Columbia Gas To Pay Record Fine For 2018 Massachusetts Gas Explosions The gas utility responsible for fires and explosions across three communities north of Boston in 2018 is pleading guilty to violating federal safety regulations — and will pay a record fine.
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Columbia Gas To Pay Record Fine For 2018 Massachusetts Gas Explosions

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Columbia Gas To Pay Record Fine For 2018 Massachusetts Gas Explosions

Columbia Gas To Pay Record Fine For 2018 Massachusetts Gas Explosions

Columbia Gas To Pay Record Fine For 2018 Massachusetts Gas Explosions

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  • <iframe src="https://www.npr.org/player/embed/809741279/809741280" width="100%" height="290" frameborder="0" scrolling="no" title="NPR embedded audio player">
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The gas utility responsible for fires and explosions across three communities north of Boston in 2018 is pleading guilty to violating federal safety regulations — and will pay a record fine.

MARY LOUISE KELLY, HOST:

Fires and explosions ripped across three communities north of Boston one afternoon in 2018. Soon, they were traced to the gas lines. And today the utility responsible for those fires pleaded guilty to breaking federal safety regulations. And it has agreed to leave the state, as Craig LeMoult of member station WGBH reports.

CRAIG LEMOULT, BYLINE: That September afternoon, utility crews accidentally overpressurized (ph) natural gas lines. The resulting explosions and fires killed one person in Lawrence, caused three homes to blow up, damaged more than 130 buildings and injured nearly two dozen people. Thousands of people were displaced from their homes for months. In announcing that the responsible utility, Columbia Gas, had pleaded guilty to violating federal safety standards, U.S. Attorney Andrew Lelling said they showed what he called flagrant indifference in the face of extreme risks. As part of the agreement, he said, Columbia Gas's parent company agreed to sell the utility and stop all of its gas pipeline operations in the state.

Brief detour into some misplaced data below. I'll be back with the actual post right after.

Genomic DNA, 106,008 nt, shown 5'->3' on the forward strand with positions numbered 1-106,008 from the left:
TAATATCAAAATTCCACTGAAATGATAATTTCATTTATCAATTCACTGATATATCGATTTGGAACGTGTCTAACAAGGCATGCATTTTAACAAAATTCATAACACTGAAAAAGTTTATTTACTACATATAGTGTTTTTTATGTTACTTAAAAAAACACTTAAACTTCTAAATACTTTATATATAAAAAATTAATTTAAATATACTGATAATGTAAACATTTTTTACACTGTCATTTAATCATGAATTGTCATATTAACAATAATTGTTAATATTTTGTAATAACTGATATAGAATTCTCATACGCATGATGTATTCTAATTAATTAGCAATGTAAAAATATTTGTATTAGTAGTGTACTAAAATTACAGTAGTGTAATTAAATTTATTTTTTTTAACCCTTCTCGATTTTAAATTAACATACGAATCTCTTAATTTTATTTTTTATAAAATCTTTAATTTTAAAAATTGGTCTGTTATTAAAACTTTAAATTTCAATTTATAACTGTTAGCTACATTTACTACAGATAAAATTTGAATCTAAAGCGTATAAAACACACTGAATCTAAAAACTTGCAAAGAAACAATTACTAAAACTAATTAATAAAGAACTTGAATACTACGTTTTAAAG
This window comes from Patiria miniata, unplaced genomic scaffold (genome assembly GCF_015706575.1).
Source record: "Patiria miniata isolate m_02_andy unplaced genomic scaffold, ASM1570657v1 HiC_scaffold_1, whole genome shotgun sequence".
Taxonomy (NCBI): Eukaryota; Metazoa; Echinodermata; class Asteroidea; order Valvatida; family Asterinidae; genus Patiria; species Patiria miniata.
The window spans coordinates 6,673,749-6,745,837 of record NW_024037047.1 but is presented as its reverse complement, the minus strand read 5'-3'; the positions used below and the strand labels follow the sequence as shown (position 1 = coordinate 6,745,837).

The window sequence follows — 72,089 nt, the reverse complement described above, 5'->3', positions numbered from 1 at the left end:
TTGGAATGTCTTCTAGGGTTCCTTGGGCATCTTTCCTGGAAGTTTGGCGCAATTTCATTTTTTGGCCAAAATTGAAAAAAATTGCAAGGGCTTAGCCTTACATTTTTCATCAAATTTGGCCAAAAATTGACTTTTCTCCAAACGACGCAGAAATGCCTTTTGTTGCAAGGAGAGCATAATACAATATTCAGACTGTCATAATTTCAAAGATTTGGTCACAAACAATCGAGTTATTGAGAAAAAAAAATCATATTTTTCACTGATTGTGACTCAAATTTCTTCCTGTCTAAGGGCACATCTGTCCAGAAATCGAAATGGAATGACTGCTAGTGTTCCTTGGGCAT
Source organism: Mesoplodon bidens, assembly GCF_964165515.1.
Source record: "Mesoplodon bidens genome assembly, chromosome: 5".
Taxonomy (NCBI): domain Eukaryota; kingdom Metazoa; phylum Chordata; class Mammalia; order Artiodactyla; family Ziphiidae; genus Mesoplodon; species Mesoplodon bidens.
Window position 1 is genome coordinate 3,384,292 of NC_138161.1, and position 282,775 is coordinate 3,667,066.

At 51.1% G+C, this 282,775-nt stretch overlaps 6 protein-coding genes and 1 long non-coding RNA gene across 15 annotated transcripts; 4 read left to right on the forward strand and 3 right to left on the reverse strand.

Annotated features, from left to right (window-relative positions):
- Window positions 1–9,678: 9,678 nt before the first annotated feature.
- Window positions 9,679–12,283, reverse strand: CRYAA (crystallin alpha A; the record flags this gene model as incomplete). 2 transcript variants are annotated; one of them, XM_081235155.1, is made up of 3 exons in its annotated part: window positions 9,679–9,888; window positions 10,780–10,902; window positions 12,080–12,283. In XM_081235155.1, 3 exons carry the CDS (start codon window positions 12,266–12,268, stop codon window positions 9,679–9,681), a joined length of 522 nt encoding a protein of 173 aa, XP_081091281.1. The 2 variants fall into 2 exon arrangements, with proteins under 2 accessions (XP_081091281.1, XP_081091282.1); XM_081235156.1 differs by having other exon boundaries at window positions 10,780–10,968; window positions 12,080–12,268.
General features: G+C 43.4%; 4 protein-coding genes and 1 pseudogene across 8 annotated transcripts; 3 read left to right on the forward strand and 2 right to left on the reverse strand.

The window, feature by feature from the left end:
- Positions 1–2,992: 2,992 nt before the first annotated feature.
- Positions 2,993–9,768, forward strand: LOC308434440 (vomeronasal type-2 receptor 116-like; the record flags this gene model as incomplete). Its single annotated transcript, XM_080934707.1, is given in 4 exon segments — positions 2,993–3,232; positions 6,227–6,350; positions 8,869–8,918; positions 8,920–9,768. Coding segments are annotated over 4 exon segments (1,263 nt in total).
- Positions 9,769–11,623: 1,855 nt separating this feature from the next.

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ANDREW LELLING: Part of what we are doing here is attempting to vindicate the outrage in the city of Lawrence and surrounding towns. We knew that one of the things those communities wanted is for Columbia Gas to simply go away, and so that's why one of the components of this agreement is that that company will now go away.

LEMOULT: Any profits from the sale of the company will go to a federal fund that provides services to victims of federal crimes. Columbia Gas will also pay a $53 million fine, the largest criminal fine ever imposed under the Natural Gas Pipeline Safety Act. In a statement, a Columbia Gas spokesperson says the company takes full responsibility for the tragedy and that today's resolution with the U.S. attorney's office is an important part of addressing the impact. Lawrence Mayor Dan Rivera has been calling for Columbia Gas to be kicked out of his community practically since the disaster happened, but his reaction to the news today was muted.

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DAN RIVERA: There's no joy here, you know? This is - we wish it never happened. And so today, I think, what we feel is, you know, that this is just another step into making us a little bit more whole.

LEMOULT: Another step in that direction is a $143 million class action settlement the utility has reached with victims. A federal judge is scheduled to rule tomorrow on the details of that settlement.

For NPR News, I'm Craig LeMoult in Lawrence, Mass.

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